EDMONTON — Crews in Edmonton have started excavating the grounds surrounding the Charles Camsell Hospital looking for unmarked burial sites.
The former hospital is located in what is now Edmonton’s Inglewood neighbourhood and was used as a tuberculosis treatment centre for First Nations and Inuit patients.
For decades, patients from across Alberta and northern Canada were sent to the hospital for treatment. Many local Indigenous leaders recall how it was more commonly referred to as the “Indian Hospital.”
Others recall how patients sometimes were subjected to abuse, forced sterilization, and medical experiments.
Architect Gene Dub purchased the site with the intent to redevelop the area. He has now hired a company to scan the area once more, prior to any construction progress is made.
“After the shock of Kamloops we thought we better make sure there aren’t any burials that are not recorded,” Dub said.
The architect said in 2008, three reports were completed that concluded no burial sites were located at the Camsell location.
“That was just (looking at) recorded burials,” Dub said.
“The new surveys identified 11 potential areas of concern.
“We are daylighting, or opening up those 11 areas, to see if there is any possibility that they are burials.”
So far, crews found debris, copper wire, concrete slabs, and other material from previous buildings located at the site.
Dub described how crews excavated each site one inch at a time to the depth the ground penetrating radar indicated.
One-third of the entire site has been surveyed and Dub says the plan is to continue surveying and searching to provide closure to Indigenous families. He hopes the remainder of the grounds can [be] searched with the aid of federal or provincial funding.
Members of the Papaschase First Nation are taking part in the search efforts and observing as crews excavate.
Shiela Desjarlais, a representative from Papaschase First Nation acting as an observer at the site, said there has been oral history for generations about unmarked burial sites at the Camsell Hospital.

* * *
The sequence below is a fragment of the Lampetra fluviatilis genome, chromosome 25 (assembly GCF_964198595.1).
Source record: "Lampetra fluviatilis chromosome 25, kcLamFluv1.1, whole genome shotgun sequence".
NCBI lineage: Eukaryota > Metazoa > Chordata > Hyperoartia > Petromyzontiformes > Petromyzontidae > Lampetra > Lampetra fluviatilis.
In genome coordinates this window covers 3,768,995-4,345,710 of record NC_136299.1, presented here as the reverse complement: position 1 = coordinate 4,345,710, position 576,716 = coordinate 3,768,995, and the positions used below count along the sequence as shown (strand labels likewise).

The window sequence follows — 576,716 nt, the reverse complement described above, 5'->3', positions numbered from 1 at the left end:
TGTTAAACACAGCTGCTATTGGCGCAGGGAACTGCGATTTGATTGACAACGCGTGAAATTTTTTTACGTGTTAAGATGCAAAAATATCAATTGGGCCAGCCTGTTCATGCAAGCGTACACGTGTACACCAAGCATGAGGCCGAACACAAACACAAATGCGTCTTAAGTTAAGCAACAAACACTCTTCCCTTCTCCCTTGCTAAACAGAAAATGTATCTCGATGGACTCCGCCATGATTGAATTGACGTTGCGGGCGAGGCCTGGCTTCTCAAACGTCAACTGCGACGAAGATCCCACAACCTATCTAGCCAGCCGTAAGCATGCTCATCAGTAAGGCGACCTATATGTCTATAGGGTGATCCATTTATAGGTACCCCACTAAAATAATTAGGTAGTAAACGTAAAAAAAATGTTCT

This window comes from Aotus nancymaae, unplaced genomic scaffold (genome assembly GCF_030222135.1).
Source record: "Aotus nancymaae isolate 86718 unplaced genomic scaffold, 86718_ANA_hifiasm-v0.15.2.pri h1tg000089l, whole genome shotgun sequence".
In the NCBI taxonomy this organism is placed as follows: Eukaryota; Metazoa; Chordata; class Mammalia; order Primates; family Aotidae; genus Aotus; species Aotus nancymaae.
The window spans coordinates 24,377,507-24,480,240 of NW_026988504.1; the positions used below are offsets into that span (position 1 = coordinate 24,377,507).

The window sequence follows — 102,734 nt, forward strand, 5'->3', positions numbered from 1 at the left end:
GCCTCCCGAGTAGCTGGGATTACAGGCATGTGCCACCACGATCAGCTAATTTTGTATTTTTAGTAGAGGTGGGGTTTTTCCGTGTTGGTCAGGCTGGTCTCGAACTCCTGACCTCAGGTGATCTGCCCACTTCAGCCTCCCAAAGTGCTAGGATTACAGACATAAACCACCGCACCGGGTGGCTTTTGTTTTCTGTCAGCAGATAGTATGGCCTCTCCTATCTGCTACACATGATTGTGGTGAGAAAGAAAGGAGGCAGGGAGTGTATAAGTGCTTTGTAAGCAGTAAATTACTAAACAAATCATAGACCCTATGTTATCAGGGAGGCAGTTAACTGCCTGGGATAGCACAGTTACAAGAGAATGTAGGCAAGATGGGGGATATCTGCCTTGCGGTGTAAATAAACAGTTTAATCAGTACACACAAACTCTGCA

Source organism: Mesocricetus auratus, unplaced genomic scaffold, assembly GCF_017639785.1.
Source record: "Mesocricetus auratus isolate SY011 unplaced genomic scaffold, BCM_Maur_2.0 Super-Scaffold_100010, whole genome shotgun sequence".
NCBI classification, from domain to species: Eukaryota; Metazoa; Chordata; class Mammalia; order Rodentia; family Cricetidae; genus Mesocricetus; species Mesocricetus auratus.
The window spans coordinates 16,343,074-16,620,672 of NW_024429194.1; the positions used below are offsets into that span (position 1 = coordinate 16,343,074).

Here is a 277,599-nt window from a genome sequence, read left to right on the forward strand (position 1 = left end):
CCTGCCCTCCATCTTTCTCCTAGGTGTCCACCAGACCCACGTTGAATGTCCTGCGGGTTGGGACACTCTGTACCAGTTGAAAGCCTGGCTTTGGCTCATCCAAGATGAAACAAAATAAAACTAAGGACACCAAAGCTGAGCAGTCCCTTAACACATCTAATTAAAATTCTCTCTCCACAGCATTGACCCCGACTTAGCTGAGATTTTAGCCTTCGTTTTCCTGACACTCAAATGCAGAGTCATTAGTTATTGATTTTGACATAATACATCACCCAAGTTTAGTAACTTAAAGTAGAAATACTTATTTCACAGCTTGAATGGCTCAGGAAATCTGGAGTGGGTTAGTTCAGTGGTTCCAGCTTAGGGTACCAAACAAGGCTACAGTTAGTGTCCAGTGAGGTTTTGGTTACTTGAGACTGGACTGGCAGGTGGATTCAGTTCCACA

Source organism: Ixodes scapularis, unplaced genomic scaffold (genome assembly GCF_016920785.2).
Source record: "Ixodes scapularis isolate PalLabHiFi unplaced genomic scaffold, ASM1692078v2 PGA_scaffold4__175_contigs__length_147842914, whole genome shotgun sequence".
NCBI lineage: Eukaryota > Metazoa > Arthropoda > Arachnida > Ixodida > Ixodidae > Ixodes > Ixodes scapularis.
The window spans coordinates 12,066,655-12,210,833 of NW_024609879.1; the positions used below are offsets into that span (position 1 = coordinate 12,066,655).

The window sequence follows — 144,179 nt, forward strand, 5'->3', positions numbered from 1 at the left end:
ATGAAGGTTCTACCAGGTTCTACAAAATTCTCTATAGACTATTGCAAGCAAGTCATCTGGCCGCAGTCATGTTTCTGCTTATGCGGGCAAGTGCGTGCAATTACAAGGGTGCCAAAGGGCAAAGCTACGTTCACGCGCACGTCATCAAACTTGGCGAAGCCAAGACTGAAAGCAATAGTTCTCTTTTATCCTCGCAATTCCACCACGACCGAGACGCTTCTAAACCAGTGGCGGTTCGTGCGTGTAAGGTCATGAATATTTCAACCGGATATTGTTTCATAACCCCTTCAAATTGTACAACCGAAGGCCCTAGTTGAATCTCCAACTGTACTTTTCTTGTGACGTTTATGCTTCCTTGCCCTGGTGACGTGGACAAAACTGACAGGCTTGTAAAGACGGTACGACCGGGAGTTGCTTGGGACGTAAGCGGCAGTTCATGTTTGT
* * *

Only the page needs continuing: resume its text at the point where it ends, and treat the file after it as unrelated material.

Desjarlais said it is “important work” being completed.“
People are now hearing us when we’ve been talking about it for so long,” she shared. “We’ve always known.“
The fact now that somebody is saying, ‘Let’s look,’” she added, “gives us that confirmation.”“It’s very emotional.”
As an observer, Desjarlais said Indigenous community members are present, ensure ceremony is observed, and that the process is respectful.
“The fact that we get to be part of it is really helpful,” she said. “Being able to watch to see what they are finding.”
‘LOTS’ MORE TO SEARCH
Elder Fernie Marty said there’s still lots of work to be done.
He’s pleased no remains have been located to this point but recognizes there is still lots more site left to search. Marty shared how Indigenous elders have indicated that the southeast part of the site had an unmarked burial area. That part of the site is next to be searched.
“There was a lot of atrocities that went on at this hospital,” Marty said. “I know people that came to here years ago.
“All kinds of atrocities that shouldn’t have happened, happened here,” he added. “They’ve got a lot more work to do.”
Contact the Indian Residential School Survivors Society toll-free 1 (800) 721-0066 or 24-hour Crisis Line 1 (866) 925-4419 if you require further emotional support or assistance.
With files from CTV News Edmonton’s Touria Izri